• 200 miles for $20k
  • 300 miles for $30k
  • 400 miles for $40k
  • 500 miles for $50k
This should be the goal for everyone. Right now, we are at about 200 miles for $35k (e.g. Bolt, Kona) or 250 miles for $45k (e.g. ID.4, Mach E). Tesla Model 3 is slightly ahead of the curve at 300 miles for $45k.

I don't really know what Toyota is saying because the article never gave the range number that Toyota thinks is "reasonable". But if Toyota is targeting less than 200/$20k or 300/$30k in 3 years time, then the board should just take Toyoda-san out to the woods now and shoot his anti-EV ass and be done with it.
 

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It's really simple... this should be the goal for non-luxury brands:
  • 200 miles for $20k
  • 300 miles for $30k
  • 400 miles for $40k
  • 500 miles for $50k
This should be the goal for everyone. Right now, we are at about 200 miles for $35k (e.g. Bolt, Kona) or 250 miles for $45k (e.g. ID.4, Mach E). Tesla Model 3 is slightly ahead of the curve at 300 miles for $45k.

I don't really know what Toyota is saying because the article never gave the range number that Toyota thinks is "reasonable". But if Toyota is targeting less than 200/$20k or 300/$30k in 3 years time, then the board should just take Toyoda-san out to the woods now and shoot his anti-EV ass and be done with it.
This is very classist. Canceled.


















:LOL:
 

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It's really simple... this should be the goal for non-luxury brands:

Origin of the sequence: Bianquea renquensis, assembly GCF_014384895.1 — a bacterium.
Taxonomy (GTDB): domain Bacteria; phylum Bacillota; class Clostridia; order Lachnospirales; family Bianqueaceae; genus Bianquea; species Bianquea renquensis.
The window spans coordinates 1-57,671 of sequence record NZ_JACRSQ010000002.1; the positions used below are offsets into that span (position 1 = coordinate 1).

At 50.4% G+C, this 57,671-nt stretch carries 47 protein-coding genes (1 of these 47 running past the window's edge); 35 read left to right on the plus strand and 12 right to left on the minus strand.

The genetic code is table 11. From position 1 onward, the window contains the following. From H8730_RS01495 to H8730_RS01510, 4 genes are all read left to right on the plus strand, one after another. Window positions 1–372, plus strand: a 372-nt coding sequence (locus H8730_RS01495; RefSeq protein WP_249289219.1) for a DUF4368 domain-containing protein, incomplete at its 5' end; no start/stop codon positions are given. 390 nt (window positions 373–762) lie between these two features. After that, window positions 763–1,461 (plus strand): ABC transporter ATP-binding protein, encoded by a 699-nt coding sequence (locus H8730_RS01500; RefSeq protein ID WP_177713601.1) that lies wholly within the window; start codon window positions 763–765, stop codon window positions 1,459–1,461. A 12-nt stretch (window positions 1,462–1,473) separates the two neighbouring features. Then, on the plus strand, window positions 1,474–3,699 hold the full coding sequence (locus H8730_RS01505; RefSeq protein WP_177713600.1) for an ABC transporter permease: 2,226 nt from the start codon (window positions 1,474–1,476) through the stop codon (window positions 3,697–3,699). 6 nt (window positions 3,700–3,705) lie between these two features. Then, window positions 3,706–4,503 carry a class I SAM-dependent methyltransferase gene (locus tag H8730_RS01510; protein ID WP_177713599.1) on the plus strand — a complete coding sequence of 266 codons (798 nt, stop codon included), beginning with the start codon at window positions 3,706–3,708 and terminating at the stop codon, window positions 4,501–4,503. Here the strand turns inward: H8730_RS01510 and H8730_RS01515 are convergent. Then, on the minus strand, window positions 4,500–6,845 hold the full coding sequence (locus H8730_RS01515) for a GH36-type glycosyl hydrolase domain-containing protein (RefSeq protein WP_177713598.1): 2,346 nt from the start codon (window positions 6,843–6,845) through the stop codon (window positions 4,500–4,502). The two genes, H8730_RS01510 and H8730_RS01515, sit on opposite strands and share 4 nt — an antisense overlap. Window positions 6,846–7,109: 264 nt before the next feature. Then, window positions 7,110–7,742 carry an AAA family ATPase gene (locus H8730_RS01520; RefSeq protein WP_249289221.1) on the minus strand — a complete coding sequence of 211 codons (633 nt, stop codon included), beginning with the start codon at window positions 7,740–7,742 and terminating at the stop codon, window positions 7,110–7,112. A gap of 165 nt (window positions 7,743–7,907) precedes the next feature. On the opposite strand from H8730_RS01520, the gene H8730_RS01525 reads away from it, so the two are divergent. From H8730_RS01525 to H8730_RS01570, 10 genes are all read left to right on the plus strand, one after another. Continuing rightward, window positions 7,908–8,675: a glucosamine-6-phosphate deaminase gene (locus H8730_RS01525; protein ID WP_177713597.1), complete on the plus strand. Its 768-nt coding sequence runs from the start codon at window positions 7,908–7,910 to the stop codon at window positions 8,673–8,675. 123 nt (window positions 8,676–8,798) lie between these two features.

• 200 miles for $20k
  • 300 miles for $30k
  • 400 miles for $40k
  • 500 miles for $50
this would work for me. If it can’t do 300+ in one day then it can’t do one of my main road trips. And I don’t want to always bet on a charger or stopping for a meal while it charges. Between 300 for 30k and 400 for 40k is my car which can eke out 400 for 34k. And it’s got imo lots of nice stuff but it’s not a “luxury” brand.
 

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Is there an ICE option where I can travel unlimited miles with brief refills? 😂
 

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This should be the goal for everyone. Right now, we are at about 200 miles for $35k (e.g. Bolt, Kona) or 250 miles for $45k (e.g. ID.4, Mach E). T
The Bolt is rated at 258, not 200. Mine gets 300* miles when it's not freezing out (220 when it is) and only cost $25k new. So your goal is quite realistic. And 200 miles in a basic car is plenty for most day to day use.